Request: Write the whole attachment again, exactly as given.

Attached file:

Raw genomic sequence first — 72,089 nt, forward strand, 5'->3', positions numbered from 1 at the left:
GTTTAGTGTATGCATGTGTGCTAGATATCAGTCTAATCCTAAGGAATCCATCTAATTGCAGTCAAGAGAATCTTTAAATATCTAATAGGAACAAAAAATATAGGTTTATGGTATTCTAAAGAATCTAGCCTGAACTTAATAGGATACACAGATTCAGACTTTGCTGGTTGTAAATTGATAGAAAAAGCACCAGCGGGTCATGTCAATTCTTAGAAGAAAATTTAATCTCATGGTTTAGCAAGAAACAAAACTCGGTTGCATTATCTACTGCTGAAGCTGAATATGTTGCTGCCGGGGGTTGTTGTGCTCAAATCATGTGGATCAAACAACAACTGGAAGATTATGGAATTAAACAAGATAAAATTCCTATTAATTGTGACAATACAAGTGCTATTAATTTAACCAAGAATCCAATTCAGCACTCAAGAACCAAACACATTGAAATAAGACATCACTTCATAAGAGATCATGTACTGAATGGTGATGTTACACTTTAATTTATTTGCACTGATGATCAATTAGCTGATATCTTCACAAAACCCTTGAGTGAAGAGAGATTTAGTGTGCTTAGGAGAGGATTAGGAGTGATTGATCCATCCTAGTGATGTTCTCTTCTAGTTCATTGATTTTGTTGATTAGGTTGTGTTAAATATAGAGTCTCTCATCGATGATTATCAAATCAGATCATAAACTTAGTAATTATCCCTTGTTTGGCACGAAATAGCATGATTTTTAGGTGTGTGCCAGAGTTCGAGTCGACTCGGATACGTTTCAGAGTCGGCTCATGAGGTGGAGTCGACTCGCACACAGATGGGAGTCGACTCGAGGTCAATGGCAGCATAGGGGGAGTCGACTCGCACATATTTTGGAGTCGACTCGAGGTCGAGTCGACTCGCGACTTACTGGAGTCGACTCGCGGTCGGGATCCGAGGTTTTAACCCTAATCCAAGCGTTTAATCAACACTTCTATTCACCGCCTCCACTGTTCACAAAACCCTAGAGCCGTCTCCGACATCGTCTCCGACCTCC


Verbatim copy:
Raw genomic sequence first — 72,089 nt, forward strand, 5'->3', positions numbered from 1 at the left:
GTTTAGTGTATGCATGTGTGCTAGATATCAGTCTAATCCTAAGGAATCCATCTAATTGCAGTCAAGAGAATCTTTAAATATCTAATAGGAACAAAAAATATAGGTTTATGGTATTCTAAAGAATCTAGCCTGAACTTAATAGGATACACAGATTCAGACTTTGCTGGTTGTAAATTGATAGAAAAAGCACCAGCGGGTCATGTCAATTCTTAGAAGAAAATTTAATCTCATGGTTTAGCAAGAAACAAAACTCGGTTGCATTATCTACTGCTGAAGCTGAATATGTTGCTGCCGGGGGTTGTTGTGCTCAAATCATGTGGATCAAACAACAACTGGAAGATTATGGAATTAAACAAGATAAAATTCCTATTAATTGTGACAATACAAGTGCTATTAATTTAACCAAGAATCCAATTCAGCACTCAAGAACCAAACACATTGAAATAAGACATCACTTCATAAGAGATCATGTACTGAATGGTGATGTTACACTTTAATTTATTTGCACTGATGATCAATTAGCTGATATCTTCACAAAACCCTTGAGTGAAGAGAGATTTAGTGTGCTTAGGAGAGGATTAGGAGTGATTGATCCATCCTAGTGATGTTCTCTTCTAGTTCATTGATTTTGTTGATTAGGTTGTGTTAAATATAGAGTCTCTCATCGATGATTATCAAATCAGATCATAAACTTAGTAATTATCCCTTGTTTGGCACGAAATAGCATGATTTTTAGGTGTGTGCCAGAGTTCGAGTCGACTCGGATACGTTTCAGAGTCGGCTCATGAGGTGGAGTCGACTCGCACACAGATGGGAGTCGACTCGAGGTCAATGGCAGCATAGGGGGAGTCGACTCGCACATATTTTGGAGTCGACTCGAGGTCGAGTCGACTCGCGACTTACTGGAGTCGACTCGCGGTCGGGATCCGAGGTTTTAACCCTAATCCAAGCGTTTAATCAACACTTCTATTCACCGCCTCCACTGTTCACAAAACCCTAGAGCCGTCTCCGACATCGTCTCCGACCTCC